What Non-Residents Should Know about Selling Canadian Real Estate: Part 2

Posted on: October 16th, 2012 by Real Estate Accountants 5 Comments

In Part 1 of this article, we discussed non-residents who own Canadian real estate. In Part 2, we’re going to focus on when non-residents sell Canadian real estate.

What are the additional tax issues when the non-resident disposes of a Canadian real estate rental property?
Non-residents must apply for a clearance certificate from the Canadian Revenue Agency by filing Form T2062, and Form T2062A. (These forms generally are prepared by the non-resident’s Canadian accountant.)

Withholding taxes & clearance certificates
The T2062 and T2062A forms calculate tax on the capital gain (Form T2062) and on any recapture (Form T2062A). They are submitted to the CRA for approval. Without these forms the purchaser of the property would be required to withhold 25% tax on the gross sale proceeds (50% in the case of depreciable property). The forms require that various pieces of information be attached to them as part of the submission to the CRA. These would include the Purchase/Sales Agreement relating to the original purchase and to the current sale, copies of previously filed Canadian tax returns (Section 216 Returns), etc. just to mention a few. If the CRA then issues a clearance certificate which is provided to the purchaser, tax is withheld on the gain and on any recapture instead of on the gross selling price.

More paperwork…
Any net rental income generated in the year of disposal is reported on a Section 216 return and the disposal of the rental property is reported on a different non-resident return. Any withholding tax paid, as calculated on the T2062A form, is credited on the Section 216 Return and any withholding tax paid, as calculated on the T2062 form, is credited on the non-resident return, to be offset against any tax otherwise payable on the respective returns.

Not following above-mentioned procedures can mean significant adverse tax consequences depending on the situation.

The above-mentioned is a general description to give you an idea of what is involved. We have various non-residents for which we prepare their tax returns or for whom we apply for clearance certificates, so are happy to answer your questions.

Forms to Know
T2062 – Request by a Non-Resident of Canada for a Certificate of Compliance Related to the Disposition of Taxable Canadian Property
T2062A – Request by a Non-Resident of Canada for a Certificate of Compliance Related to the Disposition of Canadian Resource or Timber Resource Property, Canadian Real Property (Other Than Capital Property) or Depreciable Taxable Canadian Property


Please contact George Dube at gdube@bdo.ca if you have questions on this article.

Tags: , ,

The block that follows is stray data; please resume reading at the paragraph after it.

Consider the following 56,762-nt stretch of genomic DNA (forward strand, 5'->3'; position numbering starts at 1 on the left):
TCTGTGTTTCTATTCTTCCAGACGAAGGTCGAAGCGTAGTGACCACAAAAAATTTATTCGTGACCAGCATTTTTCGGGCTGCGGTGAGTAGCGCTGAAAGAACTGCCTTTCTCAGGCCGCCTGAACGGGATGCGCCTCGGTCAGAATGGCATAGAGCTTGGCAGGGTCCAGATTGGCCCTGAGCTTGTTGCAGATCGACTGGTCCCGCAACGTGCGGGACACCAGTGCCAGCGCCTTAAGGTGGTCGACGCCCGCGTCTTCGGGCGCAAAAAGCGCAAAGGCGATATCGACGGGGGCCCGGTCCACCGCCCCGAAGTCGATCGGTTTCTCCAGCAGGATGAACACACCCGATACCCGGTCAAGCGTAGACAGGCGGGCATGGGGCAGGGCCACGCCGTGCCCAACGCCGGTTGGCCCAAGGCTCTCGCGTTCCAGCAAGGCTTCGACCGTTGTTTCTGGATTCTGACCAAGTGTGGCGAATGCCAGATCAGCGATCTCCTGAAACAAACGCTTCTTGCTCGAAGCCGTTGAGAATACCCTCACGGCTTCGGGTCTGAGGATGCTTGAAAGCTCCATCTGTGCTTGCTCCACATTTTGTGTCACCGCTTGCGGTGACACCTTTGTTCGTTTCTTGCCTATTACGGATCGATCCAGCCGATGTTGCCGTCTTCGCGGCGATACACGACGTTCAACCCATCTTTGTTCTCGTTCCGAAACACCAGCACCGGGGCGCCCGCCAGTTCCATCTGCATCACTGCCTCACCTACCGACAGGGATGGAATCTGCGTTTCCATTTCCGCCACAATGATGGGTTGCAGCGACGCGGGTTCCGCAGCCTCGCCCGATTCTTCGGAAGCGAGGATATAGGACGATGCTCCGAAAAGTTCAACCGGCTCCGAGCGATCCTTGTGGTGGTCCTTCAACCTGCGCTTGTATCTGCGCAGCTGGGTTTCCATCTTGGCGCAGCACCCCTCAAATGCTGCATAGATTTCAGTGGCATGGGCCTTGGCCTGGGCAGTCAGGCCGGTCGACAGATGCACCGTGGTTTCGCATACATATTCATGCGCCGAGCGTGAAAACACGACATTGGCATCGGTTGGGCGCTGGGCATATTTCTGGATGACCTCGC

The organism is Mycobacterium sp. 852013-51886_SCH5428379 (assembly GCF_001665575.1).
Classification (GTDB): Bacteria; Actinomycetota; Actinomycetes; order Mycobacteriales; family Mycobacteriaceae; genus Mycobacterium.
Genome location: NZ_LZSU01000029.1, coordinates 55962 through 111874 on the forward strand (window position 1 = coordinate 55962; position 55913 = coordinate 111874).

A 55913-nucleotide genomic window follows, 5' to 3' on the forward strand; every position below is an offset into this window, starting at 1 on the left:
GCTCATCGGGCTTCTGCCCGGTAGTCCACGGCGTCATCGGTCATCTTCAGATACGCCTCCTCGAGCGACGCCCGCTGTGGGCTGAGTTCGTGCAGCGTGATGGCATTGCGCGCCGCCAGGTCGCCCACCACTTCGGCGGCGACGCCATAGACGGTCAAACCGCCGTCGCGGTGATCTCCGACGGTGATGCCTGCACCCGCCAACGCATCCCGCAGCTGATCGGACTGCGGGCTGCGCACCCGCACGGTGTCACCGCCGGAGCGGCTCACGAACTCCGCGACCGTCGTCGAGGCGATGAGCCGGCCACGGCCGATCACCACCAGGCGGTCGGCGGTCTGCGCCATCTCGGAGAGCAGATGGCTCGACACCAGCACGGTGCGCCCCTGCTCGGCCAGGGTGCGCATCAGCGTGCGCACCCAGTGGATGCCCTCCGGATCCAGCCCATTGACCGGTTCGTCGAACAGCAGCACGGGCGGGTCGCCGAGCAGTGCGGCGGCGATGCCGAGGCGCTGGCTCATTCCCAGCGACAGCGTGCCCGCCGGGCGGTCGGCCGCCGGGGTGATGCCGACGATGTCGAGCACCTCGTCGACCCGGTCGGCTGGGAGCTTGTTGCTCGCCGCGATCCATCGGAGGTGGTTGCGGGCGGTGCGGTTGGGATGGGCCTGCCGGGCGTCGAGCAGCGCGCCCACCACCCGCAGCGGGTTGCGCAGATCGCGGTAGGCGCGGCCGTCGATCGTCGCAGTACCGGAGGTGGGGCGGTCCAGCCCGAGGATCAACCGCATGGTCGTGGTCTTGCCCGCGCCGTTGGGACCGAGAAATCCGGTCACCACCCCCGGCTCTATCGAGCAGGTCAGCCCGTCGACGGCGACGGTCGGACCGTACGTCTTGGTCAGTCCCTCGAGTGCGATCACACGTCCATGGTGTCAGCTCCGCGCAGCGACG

5 Responses

  1. Carrie Bennett says:

    I am a non resident of Canada. I bought a house in Calagary in 2001. I was a resident at this time and lived in this house for 2 years. I then became a non resident for the next two years. In 2005 I became a resident of Canada again and lived in my house for three years. In 2007 I moved back overseas and became a non resident once again. I have been renting my house as a non resident since 2007. I want to sell the house now. Would I pay capital gains based on the price of the house when I became a non resident in 2007 or do I pay based on the purchase price in 2001?

    Thanks for you help.

    Carrie Bennett

  2. Marsha Galloway says:

    Where in Canada are you? How much do you charge to take care of these things. We are US Residents and want to sell the house my husband grew up in. It has been in our name since 1996. What do we need to do? The house is in Alberta.

    • Dube & Cuttini says:

      Hi Marsha!

      We can definitely help. We are in Ontario but work with clients across Canada. I’ll send you a direct email to give you more information on how we can can help.

  3. Carl says:

    What happens if you did not know anything about this and file a year late?

    • Real Estate Accountants says:

      We frequently help people who were unaware of the rules or for whatever reason simply didn’t get the information filed on time. Catching up as soon as practical is almost always the best advice although in some instances we may slightly alter our plan in how and what we file. Depending on the situation, there can be some interest and penalties or requirements to withhold taxes at gross vs net figures, but these only increase over time and as more years are added. At times the CRA is a little lenient, but better to be safe than sorry.

      Warm regards…
      George E. Dube, CPA, CA

Leave a Reply